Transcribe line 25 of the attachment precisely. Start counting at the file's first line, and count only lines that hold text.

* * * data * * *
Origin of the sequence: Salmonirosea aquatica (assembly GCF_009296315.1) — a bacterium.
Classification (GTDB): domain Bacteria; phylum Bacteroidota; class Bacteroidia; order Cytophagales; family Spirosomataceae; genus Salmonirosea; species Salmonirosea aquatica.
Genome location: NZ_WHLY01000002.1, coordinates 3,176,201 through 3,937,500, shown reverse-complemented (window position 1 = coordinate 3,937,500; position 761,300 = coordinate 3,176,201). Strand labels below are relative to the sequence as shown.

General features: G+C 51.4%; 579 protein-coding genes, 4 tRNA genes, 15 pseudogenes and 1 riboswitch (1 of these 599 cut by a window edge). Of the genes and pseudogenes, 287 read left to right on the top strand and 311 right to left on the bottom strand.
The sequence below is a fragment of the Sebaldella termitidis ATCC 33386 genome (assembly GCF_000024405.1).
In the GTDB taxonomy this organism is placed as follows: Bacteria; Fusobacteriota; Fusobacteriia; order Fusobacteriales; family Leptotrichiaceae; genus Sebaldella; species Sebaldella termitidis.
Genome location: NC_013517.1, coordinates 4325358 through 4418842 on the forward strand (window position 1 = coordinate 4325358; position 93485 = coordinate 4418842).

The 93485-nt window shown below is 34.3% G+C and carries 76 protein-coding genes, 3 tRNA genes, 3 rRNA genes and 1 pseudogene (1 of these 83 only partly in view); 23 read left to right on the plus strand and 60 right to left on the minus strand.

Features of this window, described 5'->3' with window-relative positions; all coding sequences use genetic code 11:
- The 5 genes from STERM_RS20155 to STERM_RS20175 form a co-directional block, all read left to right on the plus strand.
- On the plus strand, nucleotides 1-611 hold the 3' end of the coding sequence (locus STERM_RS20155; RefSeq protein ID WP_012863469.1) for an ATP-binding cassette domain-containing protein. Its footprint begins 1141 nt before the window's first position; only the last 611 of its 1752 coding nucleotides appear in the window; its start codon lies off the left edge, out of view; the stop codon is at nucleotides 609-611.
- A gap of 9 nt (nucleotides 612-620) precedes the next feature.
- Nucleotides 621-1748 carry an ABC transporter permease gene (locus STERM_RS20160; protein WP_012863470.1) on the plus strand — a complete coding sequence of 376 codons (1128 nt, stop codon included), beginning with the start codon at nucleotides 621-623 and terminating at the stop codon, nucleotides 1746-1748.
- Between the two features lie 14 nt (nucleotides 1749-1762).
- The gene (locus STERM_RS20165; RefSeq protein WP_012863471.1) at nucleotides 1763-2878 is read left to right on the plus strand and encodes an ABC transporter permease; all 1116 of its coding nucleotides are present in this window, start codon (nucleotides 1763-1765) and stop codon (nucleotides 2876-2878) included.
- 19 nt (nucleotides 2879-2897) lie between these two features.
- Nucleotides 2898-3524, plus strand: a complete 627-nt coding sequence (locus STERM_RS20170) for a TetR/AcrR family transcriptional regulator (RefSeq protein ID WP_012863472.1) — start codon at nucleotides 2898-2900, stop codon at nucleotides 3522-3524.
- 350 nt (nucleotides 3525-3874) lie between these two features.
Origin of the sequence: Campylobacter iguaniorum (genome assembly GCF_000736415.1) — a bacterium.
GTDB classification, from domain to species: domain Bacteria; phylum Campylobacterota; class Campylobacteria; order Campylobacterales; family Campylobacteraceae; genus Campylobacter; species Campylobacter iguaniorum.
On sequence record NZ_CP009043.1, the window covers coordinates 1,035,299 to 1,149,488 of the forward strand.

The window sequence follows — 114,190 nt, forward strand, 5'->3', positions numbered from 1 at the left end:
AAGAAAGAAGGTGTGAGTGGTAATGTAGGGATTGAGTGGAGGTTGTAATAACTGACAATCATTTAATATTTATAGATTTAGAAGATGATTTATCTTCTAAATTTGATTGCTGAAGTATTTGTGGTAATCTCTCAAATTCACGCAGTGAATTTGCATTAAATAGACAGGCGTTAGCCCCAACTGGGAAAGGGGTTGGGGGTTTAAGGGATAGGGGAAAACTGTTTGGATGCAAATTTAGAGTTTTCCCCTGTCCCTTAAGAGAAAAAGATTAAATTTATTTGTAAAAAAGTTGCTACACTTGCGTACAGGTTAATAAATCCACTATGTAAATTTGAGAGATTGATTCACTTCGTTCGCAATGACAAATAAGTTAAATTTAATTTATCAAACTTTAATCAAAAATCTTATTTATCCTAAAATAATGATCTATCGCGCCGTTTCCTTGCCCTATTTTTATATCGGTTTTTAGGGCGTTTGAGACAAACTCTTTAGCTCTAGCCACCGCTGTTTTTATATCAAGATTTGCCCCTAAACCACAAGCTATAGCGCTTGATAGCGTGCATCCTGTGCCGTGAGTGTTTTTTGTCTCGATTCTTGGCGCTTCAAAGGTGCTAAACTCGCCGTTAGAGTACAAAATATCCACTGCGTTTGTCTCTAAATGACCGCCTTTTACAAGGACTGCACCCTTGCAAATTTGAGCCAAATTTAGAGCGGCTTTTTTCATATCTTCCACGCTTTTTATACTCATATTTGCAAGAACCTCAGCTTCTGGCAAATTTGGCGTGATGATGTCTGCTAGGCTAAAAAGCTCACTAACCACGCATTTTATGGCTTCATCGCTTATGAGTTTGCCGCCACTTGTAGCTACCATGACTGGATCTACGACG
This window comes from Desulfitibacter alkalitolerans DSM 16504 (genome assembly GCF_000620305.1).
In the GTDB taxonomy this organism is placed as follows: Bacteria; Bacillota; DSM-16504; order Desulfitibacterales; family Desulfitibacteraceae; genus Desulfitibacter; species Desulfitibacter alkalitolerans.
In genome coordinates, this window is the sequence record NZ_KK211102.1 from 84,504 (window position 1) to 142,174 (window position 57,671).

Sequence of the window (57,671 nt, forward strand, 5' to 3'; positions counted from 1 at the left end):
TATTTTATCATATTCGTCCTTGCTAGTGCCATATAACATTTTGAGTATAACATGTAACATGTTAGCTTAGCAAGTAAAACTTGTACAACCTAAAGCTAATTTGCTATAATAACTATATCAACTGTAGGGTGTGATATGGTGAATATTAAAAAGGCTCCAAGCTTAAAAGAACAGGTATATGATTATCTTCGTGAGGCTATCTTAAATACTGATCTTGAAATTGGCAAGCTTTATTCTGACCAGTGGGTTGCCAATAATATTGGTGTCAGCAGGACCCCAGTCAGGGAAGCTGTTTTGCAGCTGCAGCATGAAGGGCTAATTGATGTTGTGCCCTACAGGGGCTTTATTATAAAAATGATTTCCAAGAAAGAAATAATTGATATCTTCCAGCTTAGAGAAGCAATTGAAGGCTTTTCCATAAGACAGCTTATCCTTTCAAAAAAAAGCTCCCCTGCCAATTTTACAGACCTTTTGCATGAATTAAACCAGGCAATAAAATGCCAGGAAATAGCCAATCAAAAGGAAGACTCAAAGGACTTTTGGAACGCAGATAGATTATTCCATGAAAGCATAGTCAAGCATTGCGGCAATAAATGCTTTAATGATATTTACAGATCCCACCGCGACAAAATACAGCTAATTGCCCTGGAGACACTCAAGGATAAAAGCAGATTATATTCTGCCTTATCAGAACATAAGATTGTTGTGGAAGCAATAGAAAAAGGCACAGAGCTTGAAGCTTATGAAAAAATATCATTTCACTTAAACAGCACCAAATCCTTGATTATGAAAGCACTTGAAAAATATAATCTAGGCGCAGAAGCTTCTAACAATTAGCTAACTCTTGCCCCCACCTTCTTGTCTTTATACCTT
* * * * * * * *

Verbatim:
In the GTDB taxonomy this organism is placed as follows: Bacteria; Bacillota; DSM-16504; order Desulfitibacterales; family Desulfitibacteraceae; genus Desulfitibacter; species Desulfitibacter alkalitolerans.